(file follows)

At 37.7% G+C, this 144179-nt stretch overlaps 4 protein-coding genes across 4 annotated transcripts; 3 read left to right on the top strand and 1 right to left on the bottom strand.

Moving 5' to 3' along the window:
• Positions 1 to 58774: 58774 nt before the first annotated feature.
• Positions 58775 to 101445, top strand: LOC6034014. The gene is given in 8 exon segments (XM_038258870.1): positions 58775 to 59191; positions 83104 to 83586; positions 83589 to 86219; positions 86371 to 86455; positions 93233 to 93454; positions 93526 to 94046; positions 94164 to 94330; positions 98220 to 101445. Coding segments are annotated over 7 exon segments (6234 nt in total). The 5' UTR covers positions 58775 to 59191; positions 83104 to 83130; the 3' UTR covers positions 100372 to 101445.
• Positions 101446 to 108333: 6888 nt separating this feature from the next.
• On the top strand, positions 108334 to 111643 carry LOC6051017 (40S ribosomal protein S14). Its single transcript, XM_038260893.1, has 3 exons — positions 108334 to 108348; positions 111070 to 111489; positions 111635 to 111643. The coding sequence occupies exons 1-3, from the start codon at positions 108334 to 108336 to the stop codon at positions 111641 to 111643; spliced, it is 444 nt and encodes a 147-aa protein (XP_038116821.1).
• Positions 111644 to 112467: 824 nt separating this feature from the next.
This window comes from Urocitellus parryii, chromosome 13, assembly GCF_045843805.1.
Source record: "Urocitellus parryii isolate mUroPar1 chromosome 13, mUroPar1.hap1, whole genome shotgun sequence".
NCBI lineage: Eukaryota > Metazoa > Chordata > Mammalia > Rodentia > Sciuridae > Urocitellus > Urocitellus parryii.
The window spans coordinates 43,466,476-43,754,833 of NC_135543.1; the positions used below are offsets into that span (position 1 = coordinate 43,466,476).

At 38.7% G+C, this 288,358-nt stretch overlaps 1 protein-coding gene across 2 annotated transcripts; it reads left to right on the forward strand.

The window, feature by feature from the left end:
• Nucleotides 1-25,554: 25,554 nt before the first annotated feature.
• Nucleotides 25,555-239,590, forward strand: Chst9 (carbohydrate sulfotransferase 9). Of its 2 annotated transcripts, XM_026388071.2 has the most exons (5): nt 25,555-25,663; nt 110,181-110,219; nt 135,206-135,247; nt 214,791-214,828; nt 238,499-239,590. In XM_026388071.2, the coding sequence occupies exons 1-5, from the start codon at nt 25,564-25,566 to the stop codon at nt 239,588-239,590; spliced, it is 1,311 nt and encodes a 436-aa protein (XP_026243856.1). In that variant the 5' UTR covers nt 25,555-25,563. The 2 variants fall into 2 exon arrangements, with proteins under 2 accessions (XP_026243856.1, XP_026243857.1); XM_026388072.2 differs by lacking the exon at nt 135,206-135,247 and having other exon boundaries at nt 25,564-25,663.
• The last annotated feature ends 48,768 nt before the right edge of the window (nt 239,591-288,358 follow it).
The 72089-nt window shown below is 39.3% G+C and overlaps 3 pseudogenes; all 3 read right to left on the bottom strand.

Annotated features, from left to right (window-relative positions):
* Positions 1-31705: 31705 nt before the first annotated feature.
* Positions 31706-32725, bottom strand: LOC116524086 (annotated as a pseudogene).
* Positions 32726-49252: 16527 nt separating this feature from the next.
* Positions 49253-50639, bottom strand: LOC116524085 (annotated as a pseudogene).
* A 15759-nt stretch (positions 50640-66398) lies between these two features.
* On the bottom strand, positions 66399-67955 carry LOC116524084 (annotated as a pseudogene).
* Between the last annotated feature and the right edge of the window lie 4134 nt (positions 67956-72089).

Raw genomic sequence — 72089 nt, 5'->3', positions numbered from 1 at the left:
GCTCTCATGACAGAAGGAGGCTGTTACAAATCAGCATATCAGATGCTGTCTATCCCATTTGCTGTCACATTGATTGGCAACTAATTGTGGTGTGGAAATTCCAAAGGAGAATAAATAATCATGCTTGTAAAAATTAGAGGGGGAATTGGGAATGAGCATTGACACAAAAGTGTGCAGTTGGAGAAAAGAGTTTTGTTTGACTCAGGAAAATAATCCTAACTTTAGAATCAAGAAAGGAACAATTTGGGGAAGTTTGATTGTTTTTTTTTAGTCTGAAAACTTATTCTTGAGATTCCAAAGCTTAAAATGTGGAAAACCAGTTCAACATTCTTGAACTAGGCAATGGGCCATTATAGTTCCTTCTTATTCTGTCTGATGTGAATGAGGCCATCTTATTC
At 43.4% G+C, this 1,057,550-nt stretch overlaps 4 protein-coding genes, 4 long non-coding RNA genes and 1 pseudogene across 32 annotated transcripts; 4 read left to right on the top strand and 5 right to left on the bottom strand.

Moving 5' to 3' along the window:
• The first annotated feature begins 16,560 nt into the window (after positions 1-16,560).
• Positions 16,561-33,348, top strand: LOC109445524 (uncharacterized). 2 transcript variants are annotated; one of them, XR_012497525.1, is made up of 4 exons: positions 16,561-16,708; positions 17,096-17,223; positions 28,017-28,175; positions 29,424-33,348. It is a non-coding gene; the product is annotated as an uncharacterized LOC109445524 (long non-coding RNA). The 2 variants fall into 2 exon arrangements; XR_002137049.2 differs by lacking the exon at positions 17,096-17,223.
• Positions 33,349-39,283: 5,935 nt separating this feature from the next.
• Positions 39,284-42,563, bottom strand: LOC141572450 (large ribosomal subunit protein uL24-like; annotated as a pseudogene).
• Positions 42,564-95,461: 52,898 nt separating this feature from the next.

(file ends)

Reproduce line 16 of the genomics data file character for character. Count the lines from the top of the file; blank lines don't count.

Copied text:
• The last annotated feature ends 48,768 nt before the right edge of the window (nt 239,591-288,358 follow it).